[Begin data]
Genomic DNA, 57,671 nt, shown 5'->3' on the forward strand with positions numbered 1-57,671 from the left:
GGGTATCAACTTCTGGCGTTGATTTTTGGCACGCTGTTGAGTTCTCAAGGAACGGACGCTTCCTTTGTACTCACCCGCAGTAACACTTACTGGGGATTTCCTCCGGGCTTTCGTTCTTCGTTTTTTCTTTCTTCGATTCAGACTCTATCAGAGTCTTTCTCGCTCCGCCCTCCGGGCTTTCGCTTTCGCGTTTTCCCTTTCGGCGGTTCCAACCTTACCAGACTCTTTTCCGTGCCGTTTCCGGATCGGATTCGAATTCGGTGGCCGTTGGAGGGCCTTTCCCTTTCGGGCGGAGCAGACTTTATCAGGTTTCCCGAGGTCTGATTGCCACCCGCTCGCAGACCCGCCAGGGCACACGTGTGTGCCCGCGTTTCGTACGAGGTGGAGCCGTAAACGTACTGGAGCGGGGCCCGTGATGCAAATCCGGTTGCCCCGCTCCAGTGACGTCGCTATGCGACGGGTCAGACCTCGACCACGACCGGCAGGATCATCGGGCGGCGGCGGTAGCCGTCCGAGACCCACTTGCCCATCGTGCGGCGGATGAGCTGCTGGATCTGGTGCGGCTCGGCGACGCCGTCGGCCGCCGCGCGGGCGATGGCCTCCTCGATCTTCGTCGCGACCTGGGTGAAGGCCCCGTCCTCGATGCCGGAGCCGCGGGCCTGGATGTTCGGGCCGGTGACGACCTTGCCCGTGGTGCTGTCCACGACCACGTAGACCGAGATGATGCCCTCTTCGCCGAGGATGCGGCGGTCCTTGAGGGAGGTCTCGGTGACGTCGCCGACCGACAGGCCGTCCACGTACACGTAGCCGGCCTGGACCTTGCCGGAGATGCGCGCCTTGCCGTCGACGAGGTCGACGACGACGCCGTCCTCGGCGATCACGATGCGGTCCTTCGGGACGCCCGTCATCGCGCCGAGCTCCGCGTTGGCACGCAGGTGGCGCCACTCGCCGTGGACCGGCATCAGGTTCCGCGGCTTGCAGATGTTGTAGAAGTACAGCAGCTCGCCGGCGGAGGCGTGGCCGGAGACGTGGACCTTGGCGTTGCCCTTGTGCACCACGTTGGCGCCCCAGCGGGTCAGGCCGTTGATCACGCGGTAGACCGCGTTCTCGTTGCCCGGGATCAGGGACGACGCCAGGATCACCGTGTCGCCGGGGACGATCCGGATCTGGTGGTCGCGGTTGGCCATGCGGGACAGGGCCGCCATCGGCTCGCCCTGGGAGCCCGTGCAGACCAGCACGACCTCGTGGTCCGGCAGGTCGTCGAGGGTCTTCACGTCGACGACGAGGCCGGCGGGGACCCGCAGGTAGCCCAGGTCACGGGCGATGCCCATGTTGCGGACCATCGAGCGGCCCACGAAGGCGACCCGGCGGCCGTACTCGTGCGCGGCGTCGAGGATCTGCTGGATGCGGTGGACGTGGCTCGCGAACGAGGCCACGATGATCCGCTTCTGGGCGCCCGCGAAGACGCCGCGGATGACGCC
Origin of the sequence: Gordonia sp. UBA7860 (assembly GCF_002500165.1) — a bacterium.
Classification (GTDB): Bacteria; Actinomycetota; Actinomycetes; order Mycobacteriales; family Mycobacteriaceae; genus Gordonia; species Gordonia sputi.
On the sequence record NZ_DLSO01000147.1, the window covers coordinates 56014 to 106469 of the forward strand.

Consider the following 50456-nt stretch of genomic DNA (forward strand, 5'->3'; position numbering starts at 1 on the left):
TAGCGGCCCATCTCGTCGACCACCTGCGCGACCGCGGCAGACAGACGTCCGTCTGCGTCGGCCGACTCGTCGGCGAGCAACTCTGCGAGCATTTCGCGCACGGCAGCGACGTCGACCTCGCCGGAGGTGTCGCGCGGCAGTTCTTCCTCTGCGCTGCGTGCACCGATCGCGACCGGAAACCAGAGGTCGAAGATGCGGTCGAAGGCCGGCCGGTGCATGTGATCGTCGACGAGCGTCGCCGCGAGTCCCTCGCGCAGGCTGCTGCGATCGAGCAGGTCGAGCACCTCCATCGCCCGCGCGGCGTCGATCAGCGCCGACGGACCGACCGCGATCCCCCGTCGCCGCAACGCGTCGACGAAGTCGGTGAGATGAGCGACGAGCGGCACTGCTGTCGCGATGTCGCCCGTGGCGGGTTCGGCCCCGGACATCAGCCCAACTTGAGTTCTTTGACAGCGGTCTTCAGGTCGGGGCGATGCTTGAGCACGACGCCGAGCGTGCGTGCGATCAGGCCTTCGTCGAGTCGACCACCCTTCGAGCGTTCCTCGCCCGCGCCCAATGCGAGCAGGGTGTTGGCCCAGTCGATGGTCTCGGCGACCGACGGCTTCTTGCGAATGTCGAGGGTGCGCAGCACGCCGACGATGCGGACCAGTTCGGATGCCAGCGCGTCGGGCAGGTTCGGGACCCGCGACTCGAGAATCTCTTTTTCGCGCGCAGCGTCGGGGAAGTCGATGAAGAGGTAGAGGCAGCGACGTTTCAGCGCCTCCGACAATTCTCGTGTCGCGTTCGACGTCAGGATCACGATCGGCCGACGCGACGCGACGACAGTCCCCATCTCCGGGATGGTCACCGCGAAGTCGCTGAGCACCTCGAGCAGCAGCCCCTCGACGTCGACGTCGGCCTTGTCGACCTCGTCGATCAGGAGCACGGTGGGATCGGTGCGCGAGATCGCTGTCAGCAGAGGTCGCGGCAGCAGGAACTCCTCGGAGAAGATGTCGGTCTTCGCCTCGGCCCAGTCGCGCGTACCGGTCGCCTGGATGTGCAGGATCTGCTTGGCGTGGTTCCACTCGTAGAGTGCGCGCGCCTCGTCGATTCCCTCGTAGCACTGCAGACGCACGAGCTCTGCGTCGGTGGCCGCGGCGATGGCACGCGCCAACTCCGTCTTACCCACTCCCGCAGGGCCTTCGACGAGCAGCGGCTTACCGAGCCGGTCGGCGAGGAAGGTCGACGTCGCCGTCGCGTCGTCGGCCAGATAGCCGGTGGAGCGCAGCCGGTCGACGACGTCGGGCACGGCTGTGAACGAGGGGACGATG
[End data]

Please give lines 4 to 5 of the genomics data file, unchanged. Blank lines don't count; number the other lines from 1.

Classification (GTDB): Bacteria; Actinomycetota; Actinomycetes; order Mycobacteriales; family Mycobacteriaceae; genus Gordonia; species Gordonia sputi.
On the sequence record NZ_DLSO01000147.1, the window covers coordinates 56014 to 106469 of the forward strand.